We must recognize that opioid addiction is a life-threatening emergency, a chronic disease, and a preventable condition. It takes a community to fight it.
Another opioid overdose death. Another drug-related crime. Another billion dollars spent on ineffective treatments. News about the opioid crisis keeps getting worse. Simple solutions haven’t changed the epidemic’s course.
The number of deaths has continued to increase, driven by an influx of illicit fentanyl that is laced into counterfeit pain pills, heroin and other illegal drugs. To effectively treat this evolving public health crisis, we must recognize opioid addiction for what it is.
►Opioid addiction is an emergency. Just as providing first aid for cardiac arrest requires a defibrillator and first aid for severe bleeding requires a tourniquet, first aid for an opioid overdose requires naloxone. Last year, Alaska Governor Bill Walker declared the state’s opioid epidemic a public health emergency and made naloxone more readily available to all Alaskans. The U.S. Surgeon General’s recent Health Advisory calls for increasing the drug’s public availability: Too often, it is not available when needed. And just as other emergencies follow first aid with immediate medical care, the same strategy should be used for opioid addiction.
►Opioid addiction is a chronic disease that requires ongoing care. Addiction rewires parts of the brain that process reward and motivation, resulting in inexplicably self-destructive behavior. Like other chronic diseases, opioid addiction can be managed: People who’ve experienced addiction can return to successful and productive lives. Yet, only one in 10 people with opioid addiction is receiving treatment. Why? A lack of treatment providers is one barrier. An equal challenge is stigma — for too long, addiction has been considered a moral failing or a habitual series of “bad choices.” Drug experimentation is a bad choice, but no one chooses a life hijacked by opioid addiction any more than a smoker chooses lung cancer.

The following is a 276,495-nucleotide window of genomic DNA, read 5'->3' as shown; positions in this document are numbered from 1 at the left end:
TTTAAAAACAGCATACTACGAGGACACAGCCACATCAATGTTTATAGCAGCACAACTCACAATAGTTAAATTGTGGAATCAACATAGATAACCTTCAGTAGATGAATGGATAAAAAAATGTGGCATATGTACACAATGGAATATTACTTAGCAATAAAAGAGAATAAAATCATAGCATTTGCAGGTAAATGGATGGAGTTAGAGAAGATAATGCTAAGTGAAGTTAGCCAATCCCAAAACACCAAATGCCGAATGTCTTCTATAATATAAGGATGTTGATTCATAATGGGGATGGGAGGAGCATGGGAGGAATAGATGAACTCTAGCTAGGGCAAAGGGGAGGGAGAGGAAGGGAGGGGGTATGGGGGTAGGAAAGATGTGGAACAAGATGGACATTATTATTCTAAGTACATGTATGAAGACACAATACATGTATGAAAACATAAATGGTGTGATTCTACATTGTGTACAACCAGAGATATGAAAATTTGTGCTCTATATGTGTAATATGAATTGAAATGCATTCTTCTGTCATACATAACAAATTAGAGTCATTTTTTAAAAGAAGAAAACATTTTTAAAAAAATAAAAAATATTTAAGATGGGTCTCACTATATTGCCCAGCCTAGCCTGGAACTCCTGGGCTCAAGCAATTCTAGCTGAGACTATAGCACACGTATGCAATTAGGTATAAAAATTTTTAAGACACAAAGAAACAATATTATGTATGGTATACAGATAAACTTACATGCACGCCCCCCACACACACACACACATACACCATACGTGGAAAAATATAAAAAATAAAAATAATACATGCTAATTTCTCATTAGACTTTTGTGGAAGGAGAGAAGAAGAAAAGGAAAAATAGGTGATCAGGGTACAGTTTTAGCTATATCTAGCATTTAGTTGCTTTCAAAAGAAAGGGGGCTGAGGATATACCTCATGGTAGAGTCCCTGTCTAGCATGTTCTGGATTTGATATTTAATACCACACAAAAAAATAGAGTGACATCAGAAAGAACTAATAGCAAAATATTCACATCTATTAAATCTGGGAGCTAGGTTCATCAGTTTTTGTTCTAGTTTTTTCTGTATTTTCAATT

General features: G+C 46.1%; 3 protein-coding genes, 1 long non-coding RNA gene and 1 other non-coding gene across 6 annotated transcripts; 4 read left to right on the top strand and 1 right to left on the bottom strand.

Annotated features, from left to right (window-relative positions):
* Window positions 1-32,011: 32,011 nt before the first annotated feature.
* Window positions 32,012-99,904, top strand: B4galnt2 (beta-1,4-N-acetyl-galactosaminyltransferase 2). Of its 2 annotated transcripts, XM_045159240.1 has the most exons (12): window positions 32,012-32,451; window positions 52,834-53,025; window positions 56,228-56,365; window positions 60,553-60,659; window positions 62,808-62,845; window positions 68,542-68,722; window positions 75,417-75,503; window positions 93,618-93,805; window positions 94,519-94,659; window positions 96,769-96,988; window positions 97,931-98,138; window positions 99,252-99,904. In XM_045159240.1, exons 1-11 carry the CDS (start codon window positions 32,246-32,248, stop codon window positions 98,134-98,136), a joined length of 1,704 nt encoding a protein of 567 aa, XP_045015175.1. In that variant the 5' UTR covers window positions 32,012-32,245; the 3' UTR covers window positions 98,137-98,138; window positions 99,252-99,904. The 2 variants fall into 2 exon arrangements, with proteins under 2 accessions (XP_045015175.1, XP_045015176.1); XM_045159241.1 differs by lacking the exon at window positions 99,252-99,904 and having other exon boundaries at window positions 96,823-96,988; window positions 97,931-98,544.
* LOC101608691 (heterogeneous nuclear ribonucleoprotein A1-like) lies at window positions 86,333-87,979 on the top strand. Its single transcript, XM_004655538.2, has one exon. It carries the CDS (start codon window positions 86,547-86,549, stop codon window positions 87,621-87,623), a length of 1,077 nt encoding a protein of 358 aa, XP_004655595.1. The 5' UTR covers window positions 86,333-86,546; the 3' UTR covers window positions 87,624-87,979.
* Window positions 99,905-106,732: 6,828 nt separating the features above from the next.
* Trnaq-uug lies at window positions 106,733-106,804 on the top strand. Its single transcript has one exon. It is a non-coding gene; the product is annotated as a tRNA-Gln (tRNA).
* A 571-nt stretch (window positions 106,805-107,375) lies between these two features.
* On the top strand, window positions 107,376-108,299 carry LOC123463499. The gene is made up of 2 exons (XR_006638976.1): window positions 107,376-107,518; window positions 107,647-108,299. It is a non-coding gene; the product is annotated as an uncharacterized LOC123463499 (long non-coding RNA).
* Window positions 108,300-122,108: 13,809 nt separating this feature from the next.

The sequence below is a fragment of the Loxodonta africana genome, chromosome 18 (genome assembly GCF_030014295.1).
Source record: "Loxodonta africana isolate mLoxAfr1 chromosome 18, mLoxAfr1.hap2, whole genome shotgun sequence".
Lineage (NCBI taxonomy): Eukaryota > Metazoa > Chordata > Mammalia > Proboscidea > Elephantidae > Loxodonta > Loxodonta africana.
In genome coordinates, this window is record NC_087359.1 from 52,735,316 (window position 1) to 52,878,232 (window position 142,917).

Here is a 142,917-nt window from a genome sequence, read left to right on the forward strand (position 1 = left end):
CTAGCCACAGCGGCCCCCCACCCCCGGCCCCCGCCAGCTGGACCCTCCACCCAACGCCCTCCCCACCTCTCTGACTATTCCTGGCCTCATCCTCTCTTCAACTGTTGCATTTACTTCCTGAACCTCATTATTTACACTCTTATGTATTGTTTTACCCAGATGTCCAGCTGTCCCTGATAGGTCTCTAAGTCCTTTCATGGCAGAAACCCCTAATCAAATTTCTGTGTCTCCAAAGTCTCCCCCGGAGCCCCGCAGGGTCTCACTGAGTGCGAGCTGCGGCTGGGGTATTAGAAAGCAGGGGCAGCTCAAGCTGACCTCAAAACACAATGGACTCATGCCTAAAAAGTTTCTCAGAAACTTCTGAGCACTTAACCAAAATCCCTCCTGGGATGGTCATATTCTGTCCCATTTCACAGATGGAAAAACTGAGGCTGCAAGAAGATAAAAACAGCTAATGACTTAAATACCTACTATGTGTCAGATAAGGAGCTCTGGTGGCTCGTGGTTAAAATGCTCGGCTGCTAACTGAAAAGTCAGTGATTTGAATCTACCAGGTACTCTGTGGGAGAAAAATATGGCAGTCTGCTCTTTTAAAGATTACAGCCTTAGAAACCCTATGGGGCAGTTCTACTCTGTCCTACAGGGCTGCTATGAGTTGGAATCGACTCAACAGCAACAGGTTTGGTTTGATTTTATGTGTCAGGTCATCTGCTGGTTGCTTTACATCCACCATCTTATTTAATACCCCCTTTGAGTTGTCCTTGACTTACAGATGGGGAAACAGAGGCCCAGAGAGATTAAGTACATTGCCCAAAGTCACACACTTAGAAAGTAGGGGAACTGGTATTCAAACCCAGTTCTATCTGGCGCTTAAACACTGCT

►Opioid addiction is treatable with medication. Combined with psychological and social support, Medicated Assisted Treatment (MAT) is the most effective path to recovery. Yet too many people dismiss MAT as exchanging one addiction for another. Just as people with Type II diabetes or asthma do best with a combination of medication and lifestyle changes, a multi-pronged approach that includes medication is the best way to treat opioid addiction. Like other chronic diseases, addiction requires long-term management. Also, many do not know that the risk of overdose increases after a period of abstinence; thus, a few weeks in detox is not enough without further treatment and can lead to relapse or death.
►Opioid addiction is preventable. Prevention requires addressing supply and demand. On the supply side, sound pain-management strategies will result in better pain control, fewer people becoming addicted to prescription opioids, and fewer painkillers sitting in our medicine cabinets for others to misuse. Interdiction by law enforcement can also reduce the amount of illicit drugs entering the market.
However, addressing the supply side alone will not solve this crisis. We have to address the demand for opioids. This means confronting the thorny issues that make opioids an attractive escape for many, including unemployment, homelessness, poverty, boredom and racism. It will require learning how to prevent and mitigate the lifelong effects of adverse childhood experiences, and building resilient people and communities.
How can we possibly do all this? An Iñupiaq whaler recently offered me his insight on the opioid crisis by asking, “How do you eat a whale?” As I considered this very Alaskan version of an old saw about elephants, he explained: One person does not go into the sea to take a whale. One person does not butcher a 100-ton whale. And, no, you do not eat a whale one bite at a time.
You take and eat a whale as a community.
Isolation is the fertile ground in which addiction blossoms and our responses fail. It is time for us to come together as communities, tribes and states to call opioid addiction what it is, and respond accordingly.
Dr. Jay C. Butler is chief medical officer at the Alaska Department of Health and Social Services and immediate past-president of the Association of State and Territorial Health Officials.
Original article here on USAToday.com.